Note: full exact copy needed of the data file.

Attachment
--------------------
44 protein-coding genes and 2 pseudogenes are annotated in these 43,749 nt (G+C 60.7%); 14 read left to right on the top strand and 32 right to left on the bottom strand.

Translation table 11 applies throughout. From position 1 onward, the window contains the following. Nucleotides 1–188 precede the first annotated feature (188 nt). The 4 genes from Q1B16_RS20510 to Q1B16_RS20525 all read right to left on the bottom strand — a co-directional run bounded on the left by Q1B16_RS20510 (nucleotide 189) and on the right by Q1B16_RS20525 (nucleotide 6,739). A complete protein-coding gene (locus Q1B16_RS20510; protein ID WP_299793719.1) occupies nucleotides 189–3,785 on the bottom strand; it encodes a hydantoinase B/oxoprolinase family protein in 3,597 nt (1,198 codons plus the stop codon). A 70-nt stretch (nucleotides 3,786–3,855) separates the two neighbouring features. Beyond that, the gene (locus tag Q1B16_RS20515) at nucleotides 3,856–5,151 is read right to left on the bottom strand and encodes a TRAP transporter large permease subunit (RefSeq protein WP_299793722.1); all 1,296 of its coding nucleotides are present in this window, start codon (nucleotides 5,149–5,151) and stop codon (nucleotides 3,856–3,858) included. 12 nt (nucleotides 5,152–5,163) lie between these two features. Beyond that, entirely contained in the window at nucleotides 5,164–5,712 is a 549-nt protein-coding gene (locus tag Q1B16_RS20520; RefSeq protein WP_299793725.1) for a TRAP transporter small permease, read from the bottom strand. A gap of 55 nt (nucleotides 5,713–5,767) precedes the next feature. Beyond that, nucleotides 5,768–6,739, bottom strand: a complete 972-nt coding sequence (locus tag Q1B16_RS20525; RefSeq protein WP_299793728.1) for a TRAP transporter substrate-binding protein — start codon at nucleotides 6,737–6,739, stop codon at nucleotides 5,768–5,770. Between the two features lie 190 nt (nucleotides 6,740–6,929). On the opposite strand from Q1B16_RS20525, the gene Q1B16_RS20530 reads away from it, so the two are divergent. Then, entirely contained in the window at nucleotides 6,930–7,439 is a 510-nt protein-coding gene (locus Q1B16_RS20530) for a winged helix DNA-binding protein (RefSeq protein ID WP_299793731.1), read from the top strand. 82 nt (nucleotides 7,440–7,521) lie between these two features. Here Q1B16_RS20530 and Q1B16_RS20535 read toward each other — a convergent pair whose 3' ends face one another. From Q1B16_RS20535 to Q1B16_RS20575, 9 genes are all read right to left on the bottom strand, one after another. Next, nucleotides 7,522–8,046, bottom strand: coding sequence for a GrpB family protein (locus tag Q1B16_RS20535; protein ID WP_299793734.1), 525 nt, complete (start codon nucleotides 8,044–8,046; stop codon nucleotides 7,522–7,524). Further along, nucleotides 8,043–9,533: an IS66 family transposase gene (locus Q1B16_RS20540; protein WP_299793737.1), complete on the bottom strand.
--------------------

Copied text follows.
44 protein-coding genes and 2 pseudogenes are annotated in these 43,749 nt (G+C 60.7%); 14 read left to right on the top strand and 32 right to left on the bottom strand.

Translation table 11 applies throughout. From position 1 onward, the window contains the following. Nucleotides 1–188 precede the first annotated feature (188 nt). The 4 genes from Q1B16_RS20510 to Q1B16_RS20525 all read right to left on the bottom strand — a co-directional run bounded on the left by Q1B16_RS20510 (nucleotide 189) and on the right by Q1B16_RS20525 (nucleotide 6,739). A complete protein-coding gene (locus Q1B16_RS20510; protein ID WP_299793719.1) occupies nucleotides 189–3,785 on the bottom strand; it encodes a hydantoinase B/oxoprolinase family protein in 3,597 nt (1,198 codons plus the stop codon). A 70-nt stretch (nucleotides 3,786–3,855) separates the two neighbouring features. Beyond that, the gene (locus tag Q1B16_RS20515) at nucleotides 3,856–5,151 is read right to left on the bottom strand and encodes a TRAP transporter large permease subunit (RefSeq protein WP_299793722.1); all 1,296 of its coding nucleotides are present in this window, start codon (nucleotides 5,149–5,151) and stop codon (nucleotides 3,856–3,858) included. 12 nt (nucleotides 5,152–5,163) lie between these two features. Beyond that, entirely contained in the window at nucleotides 5,164–5,712 is a 549-nt protein-coding gene (locus tag Q1B16_RS20520; RefSeq protein WP_299793725.1) for a TRAP transporter small permease, read from the bottom strand. A gap of 55 nt (nucleotides 5,713–5,767) precedes the next feature. Beyond that, nucleotides 5,768–6,739, bottom strand: a complete 972-nt coding sequence (locus tag Q1B16_RS20525; RefSeq protein WP_299793728.1) for a TRAP transporter substrate-binding protein — start codon at nucleotides 6,737–6,739, stop codon at nucleotides 5,768–5,770. Between the two features lie 190 nt (nucleotides 6,740–6,929). On the opposite strand from Q1B16_RS20525, the gene Q1B16_RS20530 reads away from it, so the two are divergent. Then, entirely contained in the window at nucleotides 6,930–7,439 is a 510-nt protein-coding gene (locus Q1B16_RS20530) for a winged helix DNA-binding protein (RefSeq protein ID WP_299793731.1), read from the top strand. 82 nt (nucleotides 7,440–7,521) lie between these two features. Here Q1B16_RS20530 and Q1B16_RS20535 read toward each other — a convergent pair whose 3' ends face one another. From Q1B16_RS20535 to Q1B16_RS20575, 9 genes are all read right to left on the bottom strand, one after another. Next, nucleotides 7,522–8,046, bottom strand: coding sequence for a GrpB family protein (locus tag Q1B16_RS20535; protein ID WP_299793734.1), 525 nt, complete (start codon nucleotides 8,044–8,046; stop codon nucleotides 7,522–7,524). Further along, nucleotides 8,043–9,533: an IS66 family transposase gene (locus Q1B16_RS20540; protein WP_299793737.1), complete on the bottom strand.